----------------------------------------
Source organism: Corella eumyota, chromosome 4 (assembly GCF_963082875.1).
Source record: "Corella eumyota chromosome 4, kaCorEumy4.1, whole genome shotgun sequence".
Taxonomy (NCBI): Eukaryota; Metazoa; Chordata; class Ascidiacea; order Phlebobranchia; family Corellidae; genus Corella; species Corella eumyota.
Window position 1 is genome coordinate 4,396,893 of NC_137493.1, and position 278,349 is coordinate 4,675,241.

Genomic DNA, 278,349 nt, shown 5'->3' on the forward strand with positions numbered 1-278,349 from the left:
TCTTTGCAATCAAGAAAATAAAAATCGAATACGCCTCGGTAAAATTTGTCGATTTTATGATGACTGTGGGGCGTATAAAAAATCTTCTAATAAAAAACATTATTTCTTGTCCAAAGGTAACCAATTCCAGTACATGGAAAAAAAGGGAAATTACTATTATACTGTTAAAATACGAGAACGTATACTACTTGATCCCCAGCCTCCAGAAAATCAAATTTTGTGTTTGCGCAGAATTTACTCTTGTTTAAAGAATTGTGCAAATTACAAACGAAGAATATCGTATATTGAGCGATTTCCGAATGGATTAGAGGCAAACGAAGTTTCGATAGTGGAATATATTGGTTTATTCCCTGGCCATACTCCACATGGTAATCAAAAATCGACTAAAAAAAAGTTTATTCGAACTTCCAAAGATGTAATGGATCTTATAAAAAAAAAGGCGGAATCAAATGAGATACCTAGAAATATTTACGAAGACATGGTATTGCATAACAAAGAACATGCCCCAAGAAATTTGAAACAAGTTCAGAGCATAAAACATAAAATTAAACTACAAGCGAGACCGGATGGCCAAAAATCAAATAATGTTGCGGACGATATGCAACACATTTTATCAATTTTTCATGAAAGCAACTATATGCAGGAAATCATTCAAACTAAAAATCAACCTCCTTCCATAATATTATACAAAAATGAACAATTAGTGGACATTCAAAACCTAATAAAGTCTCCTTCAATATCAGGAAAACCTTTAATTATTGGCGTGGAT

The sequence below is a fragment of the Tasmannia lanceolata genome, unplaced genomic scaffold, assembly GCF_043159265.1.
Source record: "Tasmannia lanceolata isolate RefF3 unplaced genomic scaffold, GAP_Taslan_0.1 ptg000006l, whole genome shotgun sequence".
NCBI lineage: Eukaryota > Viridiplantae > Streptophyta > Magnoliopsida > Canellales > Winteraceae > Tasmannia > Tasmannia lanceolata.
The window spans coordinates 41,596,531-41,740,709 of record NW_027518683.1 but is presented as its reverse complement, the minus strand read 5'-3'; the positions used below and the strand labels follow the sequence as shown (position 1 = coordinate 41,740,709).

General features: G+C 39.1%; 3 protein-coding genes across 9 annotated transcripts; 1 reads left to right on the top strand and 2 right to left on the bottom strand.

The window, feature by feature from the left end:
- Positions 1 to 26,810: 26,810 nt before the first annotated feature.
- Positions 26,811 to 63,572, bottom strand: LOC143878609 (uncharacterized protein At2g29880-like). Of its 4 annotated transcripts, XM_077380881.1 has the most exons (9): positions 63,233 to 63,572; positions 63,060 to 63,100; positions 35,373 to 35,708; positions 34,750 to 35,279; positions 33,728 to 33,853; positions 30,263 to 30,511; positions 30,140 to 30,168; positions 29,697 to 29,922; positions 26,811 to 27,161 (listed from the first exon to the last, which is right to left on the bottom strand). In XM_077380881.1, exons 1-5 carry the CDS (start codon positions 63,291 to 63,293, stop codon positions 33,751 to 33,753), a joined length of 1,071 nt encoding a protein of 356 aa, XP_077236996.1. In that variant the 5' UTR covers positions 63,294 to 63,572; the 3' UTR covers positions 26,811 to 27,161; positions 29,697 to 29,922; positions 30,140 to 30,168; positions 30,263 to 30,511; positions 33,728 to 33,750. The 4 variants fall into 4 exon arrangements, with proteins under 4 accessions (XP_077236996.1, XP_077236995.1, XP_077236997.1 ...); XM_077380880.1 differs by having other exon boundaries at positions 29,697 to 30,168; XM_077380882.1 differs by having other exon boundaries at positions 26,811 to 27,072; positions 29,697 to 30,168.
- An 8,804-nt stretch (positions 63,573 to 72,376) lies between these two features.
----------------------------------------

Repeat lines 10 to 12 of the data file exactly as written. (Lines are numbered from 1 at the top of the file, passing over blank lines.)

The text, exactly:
The window spans coordinates 41,596,531-41,740,709 of record NW_027518683.1 but is presented as its reverse complement, the minus strand read 5'-3'; the positions used below and the strand labels follow the sequence as shown (position 1 = coordinate 41,740,709).

General features: G+C 39.1%; 3 protein-coding genes across 9 annotated transcripts; 1 reads left to right on the top strand and 2 right to left on the bottom strand.

The window, feature by feature from the left end: